A man, wearing a face mask to protect himself from the novel coronavirus 2019-nCoV or COVID-19 is riding a scooter in Taipei, Taiwan.
Wearing a face mask for protection from the novel coronavirus and riding a scooter in Taipei, Taiwan.
Humanize From Discovery Institute's Center on Human Exceptionalism

Taiwan ‘Didn’t Trust Either the Chinese Government or the Head of the World Health Organization’

Tom Shakely
arroba Email

Why has Taiwan done so well in combating COVID-19 — this pestilence that the press initially was calling the “Chinese coronavirus” or “Wuhan virus”? Simple: Taiwan’s leadership assumed everything it was hearing was a lie. A PBS News Hour feature sheds light on the skeptical posture that America must adopt toward Beijing going forward:

In short, Taiwan heard what the rest of the world was hearing: that something strange was happening in Wuhan. But whereas Italy, the United States, and most of the rest of the world trusted that “something strange” was as much of the story as we needed to hear, Taiwan sent its own investigators to Wuhan:

[Taiwanese Dr.] Steve Kuo: The SARS outbreak is a wakeup call for Taiwan. And we learn a lot from the SARS outbreak.

[PBS News Hour’s] Nick Schifrin: Dr. Steve Kuo is the former head of Taiwan’s CDC, and led the SARS task force in 2003, when the SARS epidemic made hundreds of Taiwanese sick and killed more than 70, the third highest tally in the world.The very next year, authorities prepared for the next crisis. That preparation allowed Taiwan’s CDC to detect the COVID-19 threat before the Chinese government announced it.

Steve Kuo: We pick up the signal that there is some strange outbreak in the Wuhan areas at the end of the last year from social media networks.We decided, and we did send two medical doctors to Wuhan from Taiwan CDC to get a better understanding of what happened there, OK? And then five days later, on January 20, the government decided immediately to set up and activate the central command centers.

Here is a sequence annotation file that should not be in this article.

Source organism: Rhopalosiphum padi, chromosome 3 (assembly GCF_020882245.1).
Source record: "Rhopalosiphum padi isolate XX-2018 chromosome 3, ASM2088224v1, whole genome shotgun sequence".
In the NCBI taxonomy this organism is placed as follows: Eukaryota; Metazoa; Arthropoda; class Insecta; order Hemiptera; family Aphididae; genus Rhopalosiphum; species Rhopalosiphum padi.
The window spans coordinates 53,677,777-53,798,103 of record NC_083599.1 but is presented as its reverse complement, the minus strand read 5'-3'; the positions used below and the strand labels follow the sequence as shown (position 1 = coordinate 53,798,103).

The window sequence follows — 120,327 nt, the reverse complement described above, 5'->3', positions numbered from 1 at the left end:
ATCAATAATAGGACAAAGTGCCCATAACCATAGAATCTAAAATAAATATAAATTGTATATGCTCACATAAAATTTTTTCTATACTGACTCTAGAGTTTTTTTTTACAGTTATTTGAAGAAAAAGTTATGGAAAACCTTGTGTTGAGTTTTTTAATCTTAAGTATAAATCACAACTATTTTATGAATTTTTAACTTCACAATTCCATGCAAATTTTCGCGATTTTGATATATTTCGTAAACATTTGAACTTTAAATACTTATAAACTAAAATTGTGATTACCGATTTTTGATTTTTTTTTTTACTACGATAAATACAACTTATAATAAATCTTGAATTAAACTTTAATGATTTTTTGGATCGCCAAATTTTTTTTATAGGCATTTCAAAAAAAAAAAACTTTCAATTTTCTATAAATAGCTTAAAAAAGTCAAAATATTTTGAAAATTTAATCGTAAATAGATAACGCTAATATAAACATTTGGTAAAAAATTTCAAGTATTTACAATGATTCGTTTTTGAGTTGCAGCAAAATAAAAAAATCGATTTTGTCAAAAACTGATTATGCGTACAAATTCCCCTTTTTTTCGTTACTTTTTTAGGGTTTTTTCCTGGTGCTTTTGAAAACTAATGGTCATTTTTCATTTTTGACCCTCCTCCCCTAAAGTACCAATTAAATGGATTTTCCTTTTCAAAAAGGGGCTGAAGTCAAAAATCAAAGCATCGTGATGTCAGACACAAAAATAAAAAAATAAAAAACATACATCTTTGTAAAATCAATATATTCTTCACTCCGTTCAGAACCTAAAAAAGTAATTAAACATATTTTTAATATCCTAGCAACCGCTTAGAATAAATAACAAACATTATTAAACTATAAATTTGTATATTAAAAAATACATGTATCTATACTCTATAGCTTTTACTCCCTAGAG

Nick Schifrin: That centralized command center launched border restrictions before almost anyone else, set local quarantine rules, and turned to technology.One phone app allows Taiwan residents to find stores with masks in stock. Another app provides information on all of those who are COVID-19 positive, where they have been, and their case history. And the government made sure it had enough medical equipment.

Steve Kuo: After the SARS outbreak, actually, we have the law to require hospitals to have a stockpile for all medical supplies for 30 days for the hospitals.

Nick Schifrin: Another reason Taiwan acted so early, they didn’t trust either the Chinese government or the head of the World Health Organization, who, in January, praised China’s response, [emphasis mine] says Bill Stanton, the former top U.S. diplomat in Taipei.

William Stanton: He was just defending the Chinese position and echoing what they had to say. And it made the Taiwanese even more suspicious to what the Chinese were doing for that reason.China doesn’t allow Taiwan into the WHO, and that’s really stupid, because Taiwan is one of the main countries in the world that has expertise on international health issues.

Taiwan was conducting its own investigation in Wuhan at the same time that the World Health Organization was, it turns out, shredding its institutional credibility by assuring the rest of the world on January 14th that there was no reason to fear — let alone any reason to take precautions — due to the rumors out of Wuhan:

As The Daily Beast’s Christopher Dickey writes, the WHO’s “reliance early in the pandemic on China’s information—and lies” meant that it had allowed itself to become politically compromised and consequently meant that it had failed in its responsibly to warn and protect. The WHO would take another eight weeks before declaring the virus a pandemic on March 11th. The WHO spent February advising against travel bans. The WHO spent March equivocating about the value of face masks. And the WHO has spent April leaning into the absurdity of its position, critiquing its critics, and calling for unity in response to the division that its own failures have helped produce.

There is no greater immediate human rights concern than ensuring we collectively learn how to avoid the needless loss of life that is now taking place globally due to the failures of the WHO and the Chinese Communist Party.

Taiwan acted proactively, guided by realpolitik as much as past experience. All that is to say, Taiwan acted like a nation state. We should be glad for it and learn from their prudential approach to regimes and institutions that may be more hollow than we care to consider.